Fairfield BOE website, “What Does a BOE Do?”
To the Editor:
The tension was palpable at Tuesday’s Board of Education meeting as parents waited to voice their concerns: The children in middle school and high school have a math program in place prior to BOE approval, with new textbooks prior to BOE approval, meaning that perhaps, money was spent by the school administration without BOE approval. The process of approval, where the board vets programs, curriculum, textbooks and money spent on education, was bypassed by the current school administration.
After public comment on Tuesday, several BOE members echoed parent concern about the unapproved math curriculum and textbooks and asked that it be put on the agenda for next month’s meeting. BOE members were already aware of this issue having received emails and phone calls asking for their help, but cannot get it on the agenda unless the chair and superintendent agree to it.
In reaction to open board comment and ensuing questions to Dr. Title, Vice Vhair Pam Iacono, floated her opinion that open board comment should be removed “as it allows the superintendent to be ambushed.”
What? Isn’t it the board’s mandate to listen to the community’s concerns, be it on curriculum, PCB’s or safe school climate and to engage the school administration in an open discussion in the public forum for all to be informed and held accountable?
Aren’t the Board of Education members elected by constituents to represent them? Shouldn’t this body work to insure transparency in its business so that it can garner public support and not its ire?
Public comment and open BOE comment must be maintained as an important part of the democratic process. It gives the community a follow-up that is often not granted by school officials. Central Office has refused repeated parent requests for an open forum on the new math curriculum as well as a request by the PTA Council, on behalf of parents. Parents have had to resort to Freedom of Information Act requests to Central Office try to get answers. Open board comment is our only recourse to an open dialogue with the administration by proxy of the BOE. The board can fulfill its role as guarantor of the public’s best interests and trust by maintaining this trigger.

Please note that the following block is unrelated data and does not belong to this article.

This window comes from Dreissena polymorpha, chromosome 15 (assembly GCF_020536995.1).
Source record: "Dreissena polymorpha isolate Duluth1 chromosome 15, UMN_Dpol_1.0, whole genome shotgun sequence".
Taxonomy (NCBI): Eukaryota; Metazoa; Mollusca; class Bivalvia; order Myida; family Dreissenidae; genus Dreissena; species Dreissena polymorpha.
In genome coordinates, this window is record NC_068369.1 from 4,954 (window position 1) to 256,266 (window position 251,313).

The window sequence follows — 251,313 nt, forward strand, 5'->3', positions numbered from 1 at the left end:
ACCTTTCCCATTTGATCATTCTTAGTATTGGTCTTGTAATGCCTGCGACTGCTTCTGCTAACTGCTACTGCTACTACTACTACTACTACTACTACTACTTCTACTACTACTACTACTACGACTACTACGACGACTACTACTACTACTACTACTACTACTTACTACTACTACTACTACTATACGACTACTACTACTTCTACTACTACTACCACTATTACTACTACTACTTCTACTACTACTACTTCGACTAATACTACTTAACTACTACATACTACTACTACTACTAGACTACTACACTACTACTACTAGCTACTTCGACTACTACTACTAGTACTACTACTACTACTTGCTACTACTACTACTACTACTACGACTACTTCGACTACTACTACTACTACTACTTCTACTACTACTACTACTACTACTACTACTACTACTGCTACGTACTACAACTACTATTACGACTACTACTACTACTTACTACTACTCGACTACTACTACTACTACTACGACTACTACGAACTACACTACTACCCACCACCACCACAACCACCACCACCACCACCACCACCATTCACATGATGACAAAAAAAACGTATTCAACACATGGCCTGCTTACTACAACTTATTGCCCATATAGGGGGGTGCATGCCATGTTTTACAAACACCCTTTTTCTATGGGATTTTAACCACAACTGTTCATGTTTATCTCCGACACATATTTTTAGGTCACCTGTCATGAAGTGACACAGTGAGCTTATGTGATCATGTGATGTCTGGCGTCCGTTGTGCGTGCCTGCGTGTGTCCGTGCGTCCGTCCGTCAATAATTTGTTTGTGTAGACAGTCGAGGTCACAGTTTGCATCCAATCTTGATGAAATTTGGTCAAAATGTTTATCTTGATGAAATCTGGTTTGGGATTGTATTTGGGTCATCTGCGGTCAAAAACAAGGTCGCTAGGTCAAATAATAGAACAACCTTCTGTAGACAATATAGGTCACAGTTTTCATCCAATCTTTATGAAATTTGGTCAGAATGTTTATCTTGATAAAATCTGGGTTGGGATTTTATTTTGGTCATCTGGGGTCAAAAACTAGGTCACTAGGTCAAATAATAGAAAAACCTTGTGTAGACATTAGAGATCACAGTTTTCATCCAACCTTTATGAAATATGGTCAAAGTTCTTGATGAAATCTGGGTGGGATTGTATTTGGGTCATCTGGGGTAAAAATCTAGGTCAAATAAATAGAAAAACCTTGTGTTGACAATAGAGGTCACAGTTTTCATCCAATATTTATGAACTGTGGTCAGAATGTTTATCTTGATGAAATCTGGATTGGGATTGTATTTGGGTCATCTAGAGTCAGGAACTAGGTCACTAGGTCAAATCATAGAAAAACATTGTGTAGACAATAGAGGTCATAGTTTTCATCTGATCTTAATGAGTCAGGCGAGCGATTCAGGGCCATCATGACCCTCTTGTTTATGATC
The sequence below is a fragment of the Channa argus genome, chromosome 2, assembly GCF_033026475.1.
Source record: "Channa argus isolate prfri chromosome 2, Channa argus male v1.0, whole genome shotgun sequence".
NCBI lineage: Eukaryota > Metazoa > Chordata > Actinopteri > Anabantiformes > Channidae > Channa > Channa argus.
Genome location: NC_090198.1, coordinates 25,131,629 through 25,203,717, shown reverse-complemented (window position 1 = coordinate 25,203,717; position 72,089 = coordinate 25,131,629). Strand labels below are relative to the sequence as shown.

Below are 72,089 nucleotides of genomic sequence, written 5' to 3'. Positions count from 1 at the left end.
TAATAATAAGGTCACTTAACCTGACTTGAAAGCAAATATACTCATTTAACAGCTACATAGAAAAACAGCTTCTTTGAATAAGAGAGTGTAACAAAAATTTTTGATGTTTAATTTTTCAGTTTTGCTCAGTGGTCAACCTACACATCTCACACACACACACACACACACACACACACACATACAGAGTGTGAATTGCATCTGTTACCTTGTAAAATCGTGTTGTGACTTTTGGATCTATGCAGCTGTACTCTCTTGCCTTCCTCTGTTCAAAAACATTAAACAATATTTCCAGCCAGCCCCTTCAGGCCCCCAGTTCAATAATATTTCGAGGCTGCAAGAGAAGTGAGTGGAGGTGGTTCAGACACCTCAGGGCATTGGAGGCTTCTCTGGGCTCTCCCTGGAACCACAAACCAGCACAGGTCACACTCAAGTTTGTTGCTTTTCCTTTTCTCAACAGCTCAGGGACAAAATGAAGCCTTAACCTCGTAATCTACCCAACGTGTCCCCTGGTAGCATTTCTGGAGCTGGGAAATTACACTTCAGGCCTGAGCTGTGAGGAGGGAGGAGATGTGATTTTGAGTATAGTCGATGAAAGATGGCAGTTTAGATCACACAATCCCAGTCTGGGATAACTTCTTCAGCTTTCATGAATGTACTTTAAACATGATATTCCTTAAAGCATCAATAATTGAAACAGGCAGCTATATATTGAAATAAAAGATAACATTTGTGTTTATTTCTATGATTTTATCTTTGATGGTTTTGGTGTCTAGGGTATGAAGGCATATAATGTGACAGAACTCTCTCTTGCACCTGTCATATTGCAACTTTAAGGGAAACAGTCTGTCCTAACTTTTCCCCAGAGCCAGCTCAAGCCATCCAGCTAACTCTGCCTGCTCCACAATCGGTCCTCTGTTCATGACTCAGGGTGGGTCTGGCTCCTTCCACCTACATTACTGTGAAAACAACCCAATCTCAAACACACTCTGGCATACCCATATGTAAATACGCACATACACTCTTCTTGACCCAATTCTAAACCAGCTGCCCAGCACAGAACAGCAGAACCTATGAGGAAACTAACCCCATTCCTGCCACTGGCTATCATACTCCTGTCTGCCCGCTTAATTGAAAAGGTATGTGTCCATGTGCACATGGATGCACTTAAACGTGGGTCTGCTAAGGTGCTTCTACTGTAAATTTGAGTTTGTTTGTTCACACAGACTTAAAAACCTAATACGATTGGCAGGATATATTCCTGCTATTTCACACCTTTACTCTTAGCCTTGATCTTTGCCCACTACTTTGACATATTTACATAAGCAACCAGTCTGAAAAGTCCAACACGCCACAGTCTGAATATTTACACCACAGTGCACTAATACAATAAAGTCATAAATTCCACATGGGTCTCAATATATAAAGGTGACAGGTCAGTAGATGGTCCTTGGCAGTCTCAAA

Parents cannot call school officials in to answer questions, but the board can and it must. A slow erosion of this safety net and of transparency would lead to a rubber stamp body. The good citizens of Bridgeport recently dodged an attack on their rights by having to vote on a ballot referendum that would strip them of their right to elect BOE members. Their mayor, instead, felt he should appoint the members and have total control over their schools. Luckily, voters felt otherwise.
The new math curriculum and textbooks may be discussed at the next BOE meeting on Tuesday, Dec. 11. It is time for the BOE to build public support and to support parent concerns by listening to the community and asking for accountability from Central Office. Transparency in its dealings is important, especially with a school budget as large as ours is. If you are concerned about the “new math,” implementing curriculums without approval, or the risk to open board comment, you need to call and write your BOE members and to show up at the Dec. 11 BOE meeting, or your voices may be silenced.